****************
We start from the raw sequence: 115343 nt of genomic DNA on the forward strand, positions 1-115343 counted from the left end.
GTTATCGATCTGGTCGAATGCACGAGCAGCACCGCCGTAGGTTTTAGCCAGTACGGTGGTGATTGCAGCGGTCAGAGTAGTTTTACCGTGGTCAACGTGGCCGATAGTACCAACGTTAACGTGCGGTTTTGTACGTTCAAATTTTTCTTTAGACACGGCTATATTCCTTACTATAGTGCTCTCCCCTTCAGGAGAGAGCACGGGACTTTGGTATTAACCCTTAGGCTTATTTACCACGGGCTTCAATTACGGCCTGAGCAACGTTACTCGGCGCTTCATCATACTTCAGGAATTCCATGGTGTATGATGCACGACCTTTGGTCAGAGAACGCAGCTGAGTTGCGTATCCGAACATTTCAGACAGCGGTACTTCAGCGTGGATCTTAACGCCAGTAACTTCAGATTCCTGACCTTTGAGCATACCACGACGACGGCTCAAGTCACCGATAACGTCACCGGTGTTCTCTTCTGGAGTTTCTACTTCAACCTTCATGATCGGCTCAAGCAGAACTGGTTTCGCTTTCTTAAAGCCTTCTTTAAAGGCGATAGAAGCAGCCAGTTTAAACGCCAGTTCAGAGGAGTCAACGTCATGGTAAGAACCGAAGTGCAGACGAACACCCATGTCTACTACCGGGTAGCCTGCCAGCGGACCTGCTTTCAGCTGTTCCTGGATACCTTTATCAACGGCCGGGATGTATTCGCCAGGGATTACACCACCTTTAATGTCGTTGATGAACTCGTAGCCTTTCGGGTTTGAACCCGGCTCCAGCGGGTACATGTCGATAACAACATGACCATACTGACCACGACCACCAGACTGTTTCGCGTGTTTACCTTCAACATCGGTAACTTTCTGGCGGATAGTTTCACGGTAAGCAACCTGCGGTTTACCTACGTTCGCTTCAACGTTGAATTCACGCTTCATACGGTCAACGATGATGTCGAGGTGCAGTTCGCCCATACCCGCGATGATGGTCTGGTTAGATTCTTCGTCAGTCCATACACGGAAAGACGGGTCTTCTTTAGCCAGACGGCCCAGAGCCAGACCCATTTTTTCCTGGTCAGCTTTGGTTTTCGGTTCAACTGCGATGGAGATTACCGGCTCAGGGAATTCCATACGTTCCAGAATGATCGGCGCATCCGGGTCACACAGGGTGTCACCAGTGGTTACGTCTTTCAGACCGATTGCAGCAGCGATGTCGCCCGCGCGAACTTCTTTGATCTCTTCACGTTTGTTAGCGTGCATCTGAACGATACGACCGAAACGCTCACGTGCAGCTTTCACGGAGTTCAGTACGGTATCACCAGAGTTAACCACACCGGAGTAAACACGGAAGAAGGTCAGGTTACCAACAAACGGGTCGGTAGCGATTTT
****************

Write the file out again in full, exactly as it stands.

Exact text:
We start from the raw sequence: 115343 nt of genomic DNA on the forward strand, positions 1-115343 counted from the left end.
GTTATCGATCTGGTCGAATGCACGAGCAGCACCGCCGTAGGTTTTAGCCAGTACGGTGGTGATTGCAGCGGTCAGAGTAGTTTTACCGTGGTCAACGTGGCCGATAGTACCAACGTTAACGTGCGGTTTTGTACGTTCAAATTTTTCTTTAGACACGGCTATATTCCTTACTATAGTGCTCTCCCCTTCAGGAGAGAGCACGGGACTTTGGTATTAACCCTTAGGCTTATTTACCACGGGCTTCAATTACGGCCTGAGCAACGTTACTCGGCGCTTCATCATACTTCAGGAATTCCATGGTGTATGATGCACGACCTTTGGTCAGAGAACGCAGCTGAGTTGCGTATCCGAACATTTCAGACAGCGGTACTTCAGCGTGGATCTTAACGCCAGTAACTTCAGATTCCTGACCTTTGAGCATACCACGACGACGGCTCAAGTCACCGATAACGTCACCGGTGTTCTCTTCTGGAGTTTCTACTTCAACCTTCATGATCGGCTCAAGCAGAACTGGTTTCGCTTTCTTAAAGCCTTCTTTAAAGGCGATAGAAGCAGCCAGTTTAAACGCCAGTTCAGAGGAGTCAACGTCATGGTAAGAACCGAAGTGCAGACGAACACCCATGTCTACTACCGGGTAGCCTGCCAGCGGACCTGCTTTCAGCTGTTCCTGGATACCTTTATCAACGGCCGGGATGTATTCGCCAGGGATTACACCACCTTTAATGTCGTTGATGAACTCGTAGCCTTTCGGGTTTGAACCCGGCTCCAGCGGGTACATGTCGATAACAACATGACCATACTGACCACGACCACCAGACTGTTTCGCGTGTTTACCTTCAACATCGGTAACTTTCTGGCGGATAGTTTCACGGTAAGCAACCTGCGGTTTACCTACGTTCGCTTCAACGTTGAATTCACGCTTCATACGGTCAACGATGATGTCGAGGTGCAGTTCGCCCATACCCGCGATGATGGTCTGGTTAGATTCTTCGTCAGTCCATACACGGAAAGACGGGTCTTCTTTAGCCAGACGGCCCAGAGCCAGACCCATTTTTTCCTGGTCAGCTTTGGTTTTCGGTTCAACTGCGATGGAGATTACCGGCTCAGGGAATTCCATACGTTCCAGAATGATCGGCGCATCCGGGTCACACAGGGTGTCACCAGTGGTTACGTCTTTCAGACCGATTGCAGCAGCGATGTCGCCCGCGCGAACTTCTTTGATCTCTTCACGTTTGTTAGCGTGCATCTGAACGATACGACCGAAACGCTCACGTGCAGCTTTCACGGAGTTCAGTACGGTATCACCAGAGTTAACCACACCGGAGTAAACACGGAAGAAGGTCAGGTTACCAACAAACGGGTCGGTAGCGATTTT